Article Images Copyright © 2020 Getty Images unless otherwise indicated. Study This × Bible Gateway Plus. The cloke that I left at Troas with Carpus, when thou comest, bring with thee, and the books, but especially the parchments. ( Log Out /
Change ), You are commenting using your Twitter account. All rights reserved. 9 Beeile dich, bald zu mir zu kommen. Interpretation Question: What were the cloak, scrolls, and parchments? Eubulus greeteth thee, and Pudens, and Linus, and Claudia, and all the brethren.” Paul is in Rome, in prison and cold, asking Timothy to bring him a coat he left far away in Turkey. The cloak that I left at Troas with Carpus About the word here rendered a "cloak", interpreters are not agreed: some take it for a garment, and about this they differ; some would have it to be a dignified robe, such as the Roman consuls and senators of Rome wore; which is not likely, this being not suitable to the apostle's character, state, and circumstances. And the books.--The books were, most likely, a few choice works, some bearing on Jewish sacred history, partly exegetical and explanatory of the mysterious senses veiled under the letter of the law and the prophets, and partly historical. Read verse in New International Version 2 Timothy 4:13 - New American Standard Bible. Most of all, especially. Sorry, an error was encountered while loading comparison. These he must have had at hand at all times. An error occurred while marking the devotional as read. Others take it to be a courser and meaner garment, wore in cold and rainy weather, to preserve from the inclementencies of it; and winter now coming on, ( 2 Timothy 4:21 ) the apostle sends for it; which he perhaps had left at Troas in the summer season, as he came: but others take it to be a kind of desk or scrutoire, to put papers in, or a chest for books, a book press; and so the Syriac version renders it; and which agrees with what follows. Personal / Relative Pronoun - Accusative Masculine Singular, Verb - Aorist Indicative Active - 1st Person Singular. That is, they may have been secular sources.
Including the feminine he, and the neuter to in all their inflections; the definite article; the.
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Why did Jesus say to throw the net on the “right” side? Bull's learned and exhaustive sermon: Works, vol. California - Do Not Sell My Personal Information. He would have them with him as long as life remained to him. This is where Timothy is currently stationed. Christ Loved Me—He Died for Me – 333 Words of Grace. All donation inquiries should be sent to me at email@example.com. The cloak that I left at Troas with Carpus, when you come, bring with you, and the books, but especially the parchments. ( Log Out /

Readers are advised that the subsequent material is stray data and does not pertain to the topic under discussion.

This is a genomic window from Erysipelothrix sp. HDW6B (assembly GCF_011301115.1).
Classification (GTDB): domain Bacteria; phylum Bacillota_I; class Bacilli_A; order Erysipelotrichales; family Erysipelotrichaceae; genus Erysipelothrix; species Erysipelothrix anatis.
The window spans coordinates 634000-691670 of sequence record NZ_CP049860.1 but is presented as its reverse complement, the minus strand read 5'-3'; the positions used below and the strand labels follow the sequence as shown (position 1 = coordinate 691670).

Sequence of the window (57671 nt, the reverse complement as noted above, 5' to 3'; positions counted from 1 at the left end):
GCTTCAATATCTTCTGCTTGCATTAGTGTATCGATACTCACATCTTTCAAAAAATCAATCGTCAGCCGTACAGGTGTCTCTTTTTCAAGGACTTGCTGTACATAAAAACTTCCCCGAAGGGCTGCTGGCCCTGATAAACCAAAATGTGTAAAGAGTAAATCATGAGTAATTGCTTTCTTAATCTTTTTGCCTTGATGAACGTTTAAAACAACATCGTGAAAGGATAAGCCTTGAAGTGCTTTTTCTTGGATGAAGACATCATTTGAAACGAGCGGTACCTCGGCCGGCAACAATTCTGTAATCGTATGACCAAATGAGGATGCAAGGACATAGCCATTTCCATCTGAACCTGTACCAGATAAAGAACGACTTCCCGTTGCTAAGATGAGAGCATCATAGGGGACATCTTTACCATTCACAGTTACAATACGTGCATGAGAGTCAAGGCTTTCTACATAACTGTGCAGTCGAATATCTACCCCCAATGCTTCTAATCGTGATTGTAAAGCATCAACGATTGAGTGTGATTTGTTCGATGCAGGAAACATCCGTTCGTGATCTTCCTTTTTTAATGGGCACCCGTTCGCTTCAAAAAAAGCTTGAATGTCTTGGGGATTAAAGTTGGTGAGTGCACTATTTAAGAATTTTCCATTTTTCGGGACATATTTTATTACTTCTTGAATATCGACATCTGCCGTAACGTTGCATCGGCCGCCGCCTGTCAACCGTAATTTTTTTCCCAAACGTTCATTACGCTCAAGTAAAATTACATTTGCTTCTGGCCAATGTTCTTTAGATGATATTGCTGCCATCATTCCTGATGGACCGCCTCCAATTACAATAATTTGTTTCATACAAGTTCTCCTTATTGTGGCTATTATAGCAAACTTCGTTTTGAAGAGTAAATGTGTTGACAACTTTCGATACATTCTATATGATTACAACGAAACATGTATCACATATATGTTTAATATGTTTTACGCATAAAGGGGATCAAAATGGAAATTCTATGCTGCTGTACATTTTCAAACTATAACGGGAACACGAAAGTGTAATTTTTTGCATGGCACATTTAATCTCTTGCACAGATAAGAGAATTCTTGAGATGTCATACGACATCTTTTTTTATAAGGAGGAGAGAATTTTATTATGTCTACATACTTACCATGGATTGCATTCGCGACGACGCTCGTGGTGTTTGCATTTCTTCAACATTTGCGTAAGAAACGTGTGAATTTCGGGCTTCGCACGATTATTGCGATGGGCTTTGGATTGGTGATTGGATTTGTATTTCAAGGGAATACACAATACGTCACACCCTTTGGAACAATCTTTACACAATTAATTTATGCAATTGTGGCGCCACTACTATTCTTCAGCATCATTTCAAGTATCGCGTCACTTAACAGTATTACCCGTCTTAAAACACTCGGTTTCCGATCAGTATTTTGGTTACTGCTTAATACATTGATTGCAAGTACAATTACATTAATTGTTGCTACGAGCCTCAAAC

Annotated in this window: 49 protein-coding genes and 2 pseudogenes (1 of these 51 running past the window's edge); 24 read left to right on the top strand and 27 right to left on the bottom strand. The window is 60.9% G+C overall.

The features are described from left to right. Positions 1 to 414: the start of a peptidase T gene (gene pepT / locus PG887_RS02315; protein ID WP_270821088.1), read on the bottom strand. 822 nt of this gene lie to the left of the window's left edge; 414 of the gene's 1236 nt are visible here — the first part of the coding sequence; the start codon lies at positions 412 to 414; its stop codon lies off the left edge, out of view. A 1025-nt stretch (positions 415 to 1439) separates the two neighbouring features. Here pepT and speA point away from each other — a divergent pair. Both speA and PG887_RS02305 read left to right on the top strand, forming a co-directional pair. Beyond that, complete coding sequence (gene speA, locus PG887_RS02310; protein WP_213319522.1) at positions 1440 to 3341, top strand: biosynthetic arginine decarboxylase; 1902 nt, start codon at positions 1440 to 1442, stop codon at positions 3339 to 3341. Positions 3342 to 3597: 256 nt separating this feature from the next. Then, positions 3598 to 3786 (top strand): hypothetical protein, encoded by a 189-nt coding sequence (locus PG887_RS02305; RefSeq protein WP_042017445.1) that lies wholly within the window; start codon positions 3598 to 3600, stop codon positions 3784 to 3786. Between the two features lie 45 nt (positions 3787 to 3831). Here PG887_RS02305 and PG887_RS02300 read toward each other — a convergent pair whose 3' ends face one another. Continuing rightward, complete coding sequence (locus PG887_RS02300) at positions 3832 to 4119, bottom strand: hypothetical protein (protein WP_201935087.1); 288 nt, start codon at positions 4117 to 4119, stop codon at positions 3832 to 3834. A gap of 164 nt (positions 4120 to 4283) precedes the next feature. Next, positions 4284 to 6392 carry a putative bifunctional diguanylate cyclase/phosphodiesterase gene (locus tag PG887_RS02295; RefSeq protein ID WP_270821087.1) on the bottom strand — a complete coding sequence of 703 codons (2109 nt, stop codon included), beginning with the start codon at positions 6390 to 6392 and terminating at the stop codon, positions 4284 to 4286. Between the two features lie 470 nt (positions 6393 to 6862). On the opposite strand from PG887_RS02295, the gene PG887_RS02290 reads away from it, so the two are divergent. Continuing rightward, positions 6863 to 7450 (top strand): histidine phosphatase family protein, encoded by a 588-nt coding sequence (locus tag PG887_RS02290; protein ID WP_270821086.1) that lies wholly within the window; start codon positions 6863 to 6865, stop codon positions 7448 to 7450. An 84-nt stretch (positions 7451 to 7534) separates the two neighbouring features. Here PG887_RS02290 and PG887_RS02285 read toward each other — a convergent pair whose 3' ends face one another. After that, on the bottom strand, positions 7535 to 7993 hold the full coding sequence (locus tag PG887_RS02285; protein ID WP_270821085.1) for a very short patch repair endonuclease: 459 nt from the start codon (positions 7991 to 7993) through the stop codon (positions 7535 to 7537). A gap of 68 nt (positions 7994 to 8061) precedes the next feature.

He says (Homily x. on this Epistle), that the word φελόνην phelonēn denotes a garment - τὸ ἱματίον to himation. Sorry, your blog cannot share posts by email. It was not on the most direct route from Ephesus to Rome, but was a route frequently taken. Salem Media Group.
2 Timothy 4:13 in all English translations.
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An error occurred while accessing favorites. 13 When you come, bring the cloak that I left with Carpus at Troas,(A) and my scrolls, especially the parchments. Cloak. It is supposed to be used for a similar Greek word (φαινόλης phainolēs) to denote a cloak, or great-coat, with a hood, used chiefly on journeys, or in the army: Latin, "penula." Check out our 60 new Bible Q&A booklets for sale. The parchments, though obscure, are special. The Greek word used (φελόνης phelonēs, - variously written φαιλόνης phailonēs, φελόνης phelonēs, and φελώνης phelōnēs), occurs nowhere else in the New Testament. Verb - Present Participle Middle or Passive - Nominative Masculine Singular, Verb - Present Imperative Active - 2nd Person Singular. Since these items were expensive and it would be strange for Paul to leave them of his own volition, many believe Paul was arrested in Troas. He had probably passed through Troas in summer, and, not needing the cloak, and not choosing to encumber himself with it, had left it at the house of a friend. 2Ti iiTi ii Tim) Christian Bible Study Resources, Dictionary, Concordance and Search Tools 2 Timothy 4:13 13 When you come, bring the cloak that I left with Carpus at Troas, also the books, and above all the parchments. Evidently, Paul wanted to do some writing as well.